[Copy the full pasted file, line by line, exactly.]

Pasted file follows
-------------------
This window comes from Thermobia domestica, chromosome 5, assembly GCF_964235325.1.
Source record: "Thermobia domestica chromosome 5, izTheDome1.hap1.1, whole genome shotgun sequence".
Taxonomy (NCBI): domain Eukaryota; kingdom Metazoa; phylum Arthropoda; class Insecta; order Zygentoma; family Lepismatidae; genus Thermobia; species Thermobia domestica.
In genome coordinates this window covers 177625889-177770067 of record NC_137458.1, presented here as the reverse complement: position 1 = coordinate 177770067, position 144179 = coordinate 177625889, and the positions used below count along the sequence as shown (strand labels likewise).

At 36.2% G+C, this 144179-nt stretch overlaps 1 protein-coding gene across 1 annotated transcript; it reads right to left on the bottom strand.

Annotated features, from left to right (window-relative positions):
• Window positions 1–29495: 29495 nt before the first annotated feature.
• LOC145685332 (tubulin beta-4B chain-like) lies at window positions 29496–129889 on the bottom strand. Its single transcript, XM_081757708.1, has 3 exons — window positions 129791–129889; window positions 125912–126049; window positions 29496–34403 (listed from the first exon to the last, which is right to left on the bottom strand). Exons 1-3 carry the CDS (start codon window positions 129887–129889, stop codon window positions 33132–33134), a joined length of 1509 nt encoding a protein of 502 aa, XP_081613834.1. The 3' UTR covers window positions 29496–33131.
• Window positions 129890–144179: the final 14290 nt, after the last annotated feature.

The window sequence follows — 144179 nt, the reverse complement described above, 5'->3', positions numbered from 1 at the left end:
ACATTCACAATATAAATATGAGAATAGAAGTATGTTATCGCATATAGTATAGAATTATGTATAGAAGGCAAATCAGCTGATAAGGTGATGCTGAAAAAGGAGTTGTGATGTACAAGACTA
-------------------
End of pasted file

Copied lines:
This window comes from Thermobia domestica, chromosome 5, assembly GCF_964235325.1.
Source record: "Thermobia domestica chromosome 5, izTheDome1.hap1.1, whole genome shotgun sequence".
Taxonomy (NCBI): domain Eukaryota; kingdom Metazoa; phylum Arthropoda; class Insecta; order Zygentoma; family Lepismatidae; genus Thermobia; species Thermobia domestica.
In genome coordinates this window covers 177625889-177770067 of record NC_137458.1, presented here as the reverse complement: position 1 = coordinate 177770067, position 144179 = coordinate 177625889, and the positions used below count along the sequence as shown (strand labels likewise).

At 36.2% G+C, this 144179-nt stretch overlaps 1 protein-coding gene across 1 annotated transcript; it reads right to left on the bottom strand.

Annotated features, from left to right (window-relative positions):
• Window positions 1–29495: 29495 nt before the first annotated feature.
• LOC145685332 (tubulin beta-4B chain-like) lies at window positions 29496–129889 on the bottom strand. Its single transcript, XM_081757708.1, has 3 exons — window positions 129791–129889; window positions 125912–126049; window positions 29496–34403 (listed from the first exon to the last, which is right to left on the bottom strand). Exons 1-3 carry the CDS (start codon window positions 129887–129889, stop codon window positions 33132–33134), a joined length of 1509 nt encoding a protein of 502 aa, XP_081613834.1. The 3' UTR covers window positions 29496–33131.
• Window positions 129890–144179: the final 14290 nt, after the last annotated feature.

The window sequence follows — 144179 nt, the reverse complement described above, 5'->3', positions numbered from 1 at the left end:
ACATTCACAATATAAATATGAGAATAGAAGTATGTTATCGCATATAGTATAGAATTATGTATAGAAGGCAAATCAGCTGATAAGGTGATGCTGAAAAAGGAGTTGTGATGTACAAGACTA